HAVING spent the past few days coming down from the flow of wine that passed through my veins over the weekend, I feel that I am only now in a position to rationally reflect on the fantastic rewards of attending most of the wine sessions at the Hilton’s Mas-terclasses.

The morning began with a look at five vintages of Leeuwin Estate’s chardonnay. Owner Dennis Horgan gave the assembled group an overview of how Leeuwin Estate began, and how he was transformed from a beer drinking surfie in the late 1960s to wine drinking surfie in the 1990s.

The tasting highlighted the fact that Leeuwin Estate chardonnay is regarded by some to be Australia’s finest wine and is internationally recognised as one of the world’s best wines.

The tasting showed the 1998, 1997, 1995, 1993 and 1991 vintages of Leeuwin Estate chardonnay. While the 1995 is joyous and is, in relative terms, still just a developing teenager, my pick was probably the 1997, a ripper wine that I was still tasting at the morning tea break.

After morning tea I rolled up my sleeves and sat back to enjoy a walk through Burgundy with James Halliday.

In all we tasted 12 Burgundian wonders. There were some exquisite examples showing the rewards of pinot noir. It seems a shame that I will probably never taste many of these wines again unless I win lotto or one of my mates becomes a partner in a law firm. While it is hard to single out any of the wines, I found four wines that stood out, and it will be a ‘holy grail’ search from now on to better these wines for this pinot file.

1997 Domaine Leroy Pommard Les Vignot rrp $245.00

Pretty funky wine with ripe red berry fruits, cherries and strawberries, chalky tannins and plenty of complementary acidity, complexity, persistence of fruit and seamless length. Just writing about this and I think: “just one powerball”. Referred to as the truck driver’s wine, it is produced by the remarkable Madame Bize-Leroy. Off low yielding vines.

1997 Domaine de la Romanee Conti Grand-Echezeaux Grand Cru rrp $570.00

This was my wine of the day. Green stalky tomato bush aroma with undertone complex aromas of some funky mushrooms, and primary fruits with fragrance. You just played with the wine in the glass. The palate was plentiful of fruit, raspberries and strawberries and damsons. The tannins were approachable and married with the superb acidity to show some of the traits you will see evolve in this wine over time. When you talk about seamlessness this, like the 1986, showed remarkable qualities. Okay, it was a delight now, but over time this will become art. Certainly worth grabbing a few bottles, even at the price.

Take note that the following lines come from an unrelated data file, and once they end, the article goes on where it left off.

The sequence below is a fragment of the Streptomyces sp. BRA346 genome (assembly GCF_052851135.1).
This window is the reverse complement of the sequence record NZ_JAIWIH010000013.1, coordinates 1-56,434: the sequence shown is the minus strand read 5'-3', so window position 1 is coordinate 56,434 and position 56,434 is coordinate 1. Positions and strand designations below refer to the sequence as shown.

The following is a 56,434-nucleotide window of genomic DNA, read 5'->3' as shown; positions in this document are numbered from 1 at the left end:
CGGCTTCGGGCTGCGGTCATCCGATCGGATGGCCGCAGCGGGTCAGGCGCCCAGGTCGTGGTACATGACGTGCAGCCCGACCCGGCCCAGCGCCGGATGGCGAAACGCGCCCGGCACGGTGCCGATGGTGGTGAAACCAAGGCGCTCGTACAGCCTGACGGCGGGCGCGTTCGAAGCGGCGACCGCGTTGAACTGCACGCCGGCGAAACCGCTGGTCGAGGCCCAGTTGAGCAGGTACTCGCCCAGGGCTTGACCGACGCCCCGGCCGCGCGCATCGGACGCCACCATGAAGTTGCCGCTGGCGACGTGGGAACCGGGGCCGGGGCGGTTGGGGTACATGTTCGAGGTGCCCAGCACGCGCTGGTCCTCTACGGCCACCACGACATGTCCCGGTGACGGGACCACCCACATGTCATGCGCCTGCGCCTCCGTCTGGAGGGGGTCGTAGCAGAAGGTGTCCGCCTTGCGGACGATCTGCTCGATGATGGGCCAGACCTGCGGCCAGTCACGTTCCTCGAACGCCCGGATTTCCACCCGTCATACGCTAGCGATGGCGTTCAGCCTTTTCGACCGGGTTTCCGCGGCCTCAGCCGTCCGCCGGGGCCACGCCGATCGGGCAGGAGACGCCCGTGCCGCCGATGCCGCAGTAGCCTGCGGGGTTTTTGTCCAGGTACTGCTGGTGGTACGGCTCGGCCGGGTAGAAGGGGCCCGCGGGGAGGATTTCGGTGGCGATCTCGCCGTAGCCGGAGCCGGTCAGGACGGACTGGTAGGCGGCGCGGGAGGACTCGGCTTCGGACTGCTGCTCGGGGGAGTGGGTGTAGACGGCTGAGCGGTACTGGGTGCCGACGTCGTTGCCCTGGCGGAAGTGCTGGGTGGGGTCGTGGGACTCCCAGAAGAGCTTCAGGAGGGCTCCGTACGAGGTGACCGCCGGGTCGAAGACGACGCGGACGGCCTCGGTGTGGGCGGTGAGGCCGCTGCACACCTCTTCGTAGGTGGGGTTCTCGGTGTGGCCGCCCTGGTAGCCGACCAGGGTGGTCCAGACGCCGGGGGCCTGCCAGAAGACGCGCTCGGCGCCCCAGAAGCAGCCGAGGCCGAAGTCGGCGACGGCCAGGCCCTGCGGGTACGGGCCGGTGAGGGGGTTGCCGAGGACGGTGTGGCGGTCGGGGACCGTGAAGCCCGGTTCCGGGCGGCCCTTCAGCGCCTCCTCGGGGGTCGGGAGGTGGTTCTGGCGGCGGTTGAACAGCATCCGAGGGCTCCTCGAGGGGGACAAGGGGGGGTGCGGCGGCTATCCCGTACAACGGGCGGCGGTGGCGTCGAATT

1986 Domain de la Romanee Conti La Tache Grand Cru rrp $980.00 (if you can find it)

This really is one of the world’s great wines and it showed that on the day. A wine that has aged very well, it is showing an amazing seamlessness and class. The wine still had structured acidity and dynamic fruit flavours that showed integration seldom found in wine. A quintessential pinot noir that I will remember for many years.

1998 Domain Dujac Clos St Denis Grand Cru rrp $320.00

Fragrant, almost perfume. I wouldn’t mind dabbing a bit of this on my toothbrush each morning. Mulberries, raspberries fruit aroams with a complex layers. The palate was powerful with ripe and rich fruits almost sweet and sweaty in the mouth. Tannins were evident, as was the acidity, but showed an elegance, with a length and character on the finish that left me in awe of the style. Dujac use whole bunch pressing with no destemming, a cold pre-fermentation for three to five days followed by a 16-20 day ferment that never rises above 30 degrees. One hundred per cent new wood is used.

All the Burgundy wines were provided through Negociants Australia, 9350 5544.

It would have been very hard for anyone to follow the array of spectacular burgundies, anyone except Penfolds, which had a collection of wines from the marvellous 1990 vintage. Penfolds winemaker Peter Gago led a captivated audience through a line up that included St Henri, Bin 389, Magill Estate, the export only Coonawarra Cabernet Sauvignon, Bin 707, Special Bin 920, Special Bin 90a, culminating in the Aussie icon, Grange.

My favourite would have been the 1990 Coonawarra Cabernet Sauvignon, which was one of the best examples I have tasted. My other selection was the 1990 Bin 920 Coonawarra Cabernet Shiraz – 65 per cent/35 per cent. It would be remiss not to mention the Grange but what can I say, besides you should have been there.

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